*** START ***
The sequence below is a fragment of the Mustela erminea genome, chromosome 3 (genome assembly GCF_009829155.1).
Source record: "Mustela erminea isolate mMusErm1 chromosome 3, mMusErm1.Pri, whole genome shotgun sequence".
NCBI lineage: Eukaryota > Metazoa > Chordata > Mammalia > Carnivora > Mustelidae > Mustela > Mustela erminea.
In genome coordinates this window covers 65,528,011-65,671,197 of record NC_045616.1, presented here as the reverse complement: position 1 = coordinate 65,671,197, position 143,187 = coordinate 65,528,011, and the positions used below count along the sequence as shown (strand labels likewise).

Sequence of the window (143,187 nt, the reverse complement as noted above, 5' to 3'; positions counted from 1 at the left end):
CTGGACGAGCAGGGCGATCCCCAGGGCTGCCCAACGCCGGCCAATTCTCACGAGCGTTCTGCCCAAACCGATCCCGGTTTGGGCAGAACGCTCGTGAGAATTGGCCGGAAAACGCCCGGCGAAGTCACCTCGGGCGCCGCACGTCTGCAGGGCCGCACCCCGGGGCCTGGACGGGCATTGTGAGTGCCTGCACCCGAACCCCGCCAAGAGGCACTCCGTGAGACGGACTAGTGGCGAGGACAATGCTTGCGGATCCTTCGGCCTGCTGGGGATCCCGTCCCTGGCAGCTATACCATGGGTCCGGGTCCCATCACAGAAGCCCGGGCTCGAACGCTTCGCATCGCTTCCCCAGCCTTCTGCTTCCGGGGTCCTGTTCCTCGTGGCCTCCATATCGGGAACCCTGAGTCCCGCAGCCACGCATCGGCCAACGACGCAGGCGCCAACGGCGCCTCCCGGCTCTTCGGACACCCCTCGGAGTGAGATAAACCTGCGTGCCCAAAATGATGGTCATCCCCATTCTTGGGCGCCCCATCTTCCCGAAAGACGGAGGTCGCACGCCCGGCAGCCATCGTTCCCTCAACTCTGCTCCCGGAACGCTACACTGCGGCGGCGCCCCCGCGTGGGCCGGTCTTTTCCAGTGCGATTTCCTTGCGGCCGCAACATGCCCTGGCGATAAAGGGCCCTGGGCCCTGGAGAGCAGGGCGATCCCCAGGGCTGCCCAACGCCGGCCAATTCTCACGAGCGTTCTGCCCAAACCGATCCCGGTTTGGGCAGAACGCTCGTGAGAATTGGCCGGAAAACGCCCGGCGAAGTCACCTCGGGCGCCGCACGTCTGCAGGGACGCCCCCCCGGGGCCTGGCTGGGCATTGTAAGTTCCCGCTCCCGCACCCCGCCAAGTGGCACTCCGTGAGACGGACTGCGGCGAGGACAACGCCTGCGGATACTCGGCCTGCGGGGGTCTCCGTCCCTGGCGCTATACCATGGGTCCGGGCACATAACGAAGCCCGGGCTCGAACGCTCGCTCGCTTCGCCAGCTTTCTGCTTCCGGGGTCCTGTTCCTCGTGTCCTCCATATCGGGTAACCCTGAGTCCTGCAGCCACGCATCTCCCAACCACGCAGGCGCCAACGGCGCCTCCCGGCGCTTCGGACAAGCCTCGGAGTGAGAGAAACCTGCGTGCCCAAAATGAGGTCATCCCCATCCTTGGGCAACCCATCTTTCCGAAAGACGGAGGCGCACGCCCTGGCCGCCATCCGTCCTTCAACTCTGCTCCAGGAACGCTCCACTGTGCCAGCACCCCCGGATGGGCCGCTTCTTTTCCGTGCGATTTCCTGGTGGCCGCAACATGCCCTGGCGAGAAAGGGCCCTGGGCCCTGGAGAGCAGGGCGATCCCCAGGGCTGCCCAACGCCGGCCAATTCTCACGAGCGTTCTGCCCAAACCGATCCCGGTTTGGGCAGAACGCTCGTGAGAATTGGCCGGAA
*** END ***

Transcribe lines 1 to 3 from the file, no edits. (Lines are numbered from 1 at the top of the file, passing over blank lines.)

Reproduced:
The sequence below is a fragment of the Mustela erminea genome, chromosome 3 (genome assembly GCF_009829155.1).
Source record: "Mustela erminea isolate mMusErm1 chromosome 3, mMusErm1.Pri, whole genome shotgun sequence".
NCBI lineage: Eukaryota > Metazoa > Chordata > Mammalia > Carnivora > Mustelidae > Mustela > Mustela erminea.